Across the Alley is a poignant story of friendship between two young boys, one Jewish and white, the other African American, highlights this tale set during a time when racial discrimination is prevalent. Willie and Abe live across the alley from each other. Unable to be friends during the day, they talk nightly through their windows, sharing secrets, hopes, and dreams. Willie, whose father once played Negro League baseball, knows how to pitch, teaches Abe to throw a splitter. Abe, who’s Grandpa was a premier violinist, shares the violin with Willie. The boy’s individual talents shine, revealing it is Willie who has an aptitude for the violin and Abe who shows promise with pitching. Soon Willie is invited to play his violin at Synagogue and Abe pitches in a baseball game. Beautifully rendered watercolor illustrations highlight a touching story of friendship without racial boundaries. Grades 1 - 4

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Tuesday, January 09, 2007

Two new reads

A quick trip to the local snotty wal-mart (sorry, just a quick editorial comment from me because I did not have time to drive to Kmart or Target in neighboring towns and I sincerely dislike the place) and bagged two new fabulous reads. The first, a "Between-the-Numbers" Stephanie Plum book by Janet Evanovich titled Plum Lovin. And the second title is one I've been waiting for, the latest installment by Julie Garwood called Shadow Dance.

Update: 1/10/07

I read Plum Lovin' last evening and, as anticipated, thoroughly enjoyed the madcap adventure featuring the return of Diesel from Evanovich's last "between-the-numbers' book Visions of Sugar Plums. Both Ranger and Morelli are suspiciously absent (out of town and on a police stake out), this Valentine's Day Caper, but Lulu and Tank, Albert and Valerie, Grandma and Bob, and a few romantically challenged patron's of Stephanie's latest bond jumper Annie, make this a holiday to remember in the 'burg.

I bought Shadow Dance without checking to see who was featured, as is often the case when I buy favorite authors, and was pleased to see this is Jordan's book and perennial ladies man Noah Clayborne will make an appearance. Even better, it will include Dylan and Kate's wedding, both featured in Slow Burn, Garwood's previous novel. A definite end of the book reader, I am torturing myself by not checking to see if Noah has met his match in Jordan, or if he is simply joining in the fracas. Time will tell.

Update: 1/15/07

I'm trying to decide if updating a post is better than creating a new one because, hey, it keeps like things together. Or if it is simply laziness on my part. Either way, this update concerns Shadow Dance. I finished reading on Friday evening and was not disappointed because it fulfilled my expectations of what a new Julie Garwood book should be. The book opens at Kate and Dylan's wedding where both Jordan and Noah are in attendance. When Jordan and Noah converse, hidden sparks begin to fly. Jordan meets professor MacKenna (far-flung relation) who has been conversing via email with Kate's youngest sister Isabel regarding a family history he has been compiling. Jordan offers to copy the professor's notes for Isabel and finds herself following a mystery regarding MacKenna and Buchanan family history that places her in the middle of small town scandle, deception, and murder. As with all of the Garwood novels featuring the Buchannan family (praise be there are so many of them), for me the mystery pales in comparison to the relationship between her characters. Though I would like to see her leading men call her women something more substantial than "sugar" on occasion, Jordan and Noah were delightful. In fact, I have already read it twice.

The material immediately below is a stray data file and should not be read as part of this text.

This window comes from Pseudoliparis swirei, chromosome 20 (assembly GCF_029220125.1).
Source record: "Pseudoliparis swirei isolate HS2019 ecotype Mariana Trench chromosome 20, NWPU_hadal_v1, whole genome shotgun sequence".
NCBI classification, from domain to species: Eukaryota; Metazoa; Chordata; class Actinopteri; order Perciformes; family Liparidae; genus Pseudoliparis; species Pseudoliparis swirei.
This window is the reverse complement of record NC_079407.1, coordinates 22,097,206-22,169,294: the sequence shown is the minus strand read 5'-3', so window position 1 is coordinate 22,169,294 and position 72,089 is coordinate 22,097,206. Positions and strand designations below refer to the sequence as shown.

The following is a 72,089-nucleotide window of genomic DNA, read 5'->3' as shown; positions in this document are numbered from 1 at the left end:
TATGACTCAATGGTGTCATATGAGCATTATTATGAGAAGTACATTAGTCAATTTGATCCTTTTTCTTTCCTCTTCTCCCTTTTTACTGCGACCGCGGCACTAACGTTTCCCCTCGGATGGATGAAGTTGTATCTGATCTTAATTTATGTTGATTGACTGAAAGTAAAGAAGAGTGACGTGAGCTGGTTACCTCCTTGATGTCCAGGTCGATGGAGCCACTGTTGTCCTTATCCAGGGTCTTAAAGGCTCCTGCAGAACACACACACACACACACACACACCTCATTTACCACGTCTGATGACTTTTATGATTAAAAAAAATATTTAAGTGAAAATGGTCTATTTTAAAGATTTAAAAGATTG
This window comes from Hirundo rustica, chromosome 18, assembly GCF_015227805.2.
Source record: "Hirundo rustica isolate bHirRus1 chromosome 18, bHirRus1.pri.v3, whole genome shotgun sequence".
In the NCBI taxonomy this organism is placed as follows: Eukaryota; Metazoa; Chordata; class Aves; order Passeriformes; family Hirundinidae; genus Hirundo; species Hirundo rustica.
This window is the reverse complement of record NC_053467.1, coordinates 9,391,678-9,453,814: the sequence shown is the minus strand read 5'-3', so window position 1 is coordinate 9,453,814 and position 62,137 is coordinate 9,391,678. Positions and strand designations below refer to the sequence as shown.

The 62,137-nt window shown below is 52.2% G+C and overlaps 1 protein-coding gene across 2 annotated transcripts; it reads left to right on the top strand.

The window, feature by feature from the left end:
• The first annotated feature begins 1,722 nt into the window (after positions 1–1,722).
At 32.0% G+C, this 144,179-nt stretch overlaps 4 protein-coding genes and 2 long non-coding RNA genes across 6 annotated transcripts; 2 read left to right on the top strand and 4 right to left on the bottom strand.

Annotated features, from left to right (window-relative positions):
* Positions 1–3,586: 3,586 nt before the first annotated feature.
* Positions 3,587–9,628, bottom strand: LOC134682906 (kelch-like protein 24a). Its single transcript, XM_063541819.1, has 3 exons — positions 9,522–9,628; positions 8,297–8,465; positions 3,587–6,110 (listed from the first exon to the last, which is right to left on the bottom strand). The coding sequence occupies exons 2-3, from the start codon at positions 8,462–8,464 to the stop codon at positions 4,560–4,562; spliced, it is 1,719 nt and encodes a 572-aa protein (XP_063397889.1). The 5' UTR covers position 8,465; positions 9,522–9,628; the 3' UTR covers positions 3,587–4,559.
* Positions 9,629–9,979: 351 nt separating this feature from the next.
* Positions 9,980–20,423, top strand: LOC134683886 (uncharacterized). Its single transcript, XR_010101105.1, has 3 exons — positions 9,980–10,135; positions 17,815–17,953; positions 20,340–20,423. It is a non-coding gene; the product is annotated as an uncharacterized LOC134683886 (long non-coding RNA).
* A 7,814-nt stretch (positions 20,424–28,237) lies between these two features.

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Playing favorites

I know it is probably wrong to admit I have favorite professors, but it is the unvarnished truth. I have mentioned before how great it is to have a viable working relationship with faculty in the College of Education and my most enduring relationships continue to be with children's literature professors. From the semester annual Mock Caldecott sessions (coming soon - the Mock session and the actual announcement) to simple resource center visits, anything that gets students into the library works in my favor. I do, however, have a soft spot for a particular faculty member. When I was hired he was department chair and the best faculty resource I could hope to have. Now, he's back in the classroom working his magic.

Last spring he called and asked my opinion of a new assignment he was proposing to use with his students (I know I have discussed this before, but it is worth repeating). I looked through his syllabus, added a few comments, and offered to put together pathfinders for his students to use. I incorporated the information into his beginning of the term semester tour and often worked individually with his students when they came into to library. One of the reasons this faculty member stands out is easily illustrated with his visit today. He brought to me three portfolio's of completed assignments to view, apologized for not bringing more because he did not feel they were up to par with work they could accomplish, and asked me to look them over and tell him what I thought.

Quite exceptional.

It is not all that unusual to have an instructor solicit your assistance, even expertise, for a class project. It is unusual to have them share the results. This afternoon, acutaly momentarily, I have three completed assignments to view. One of them was written by a student who works for me in the resource center.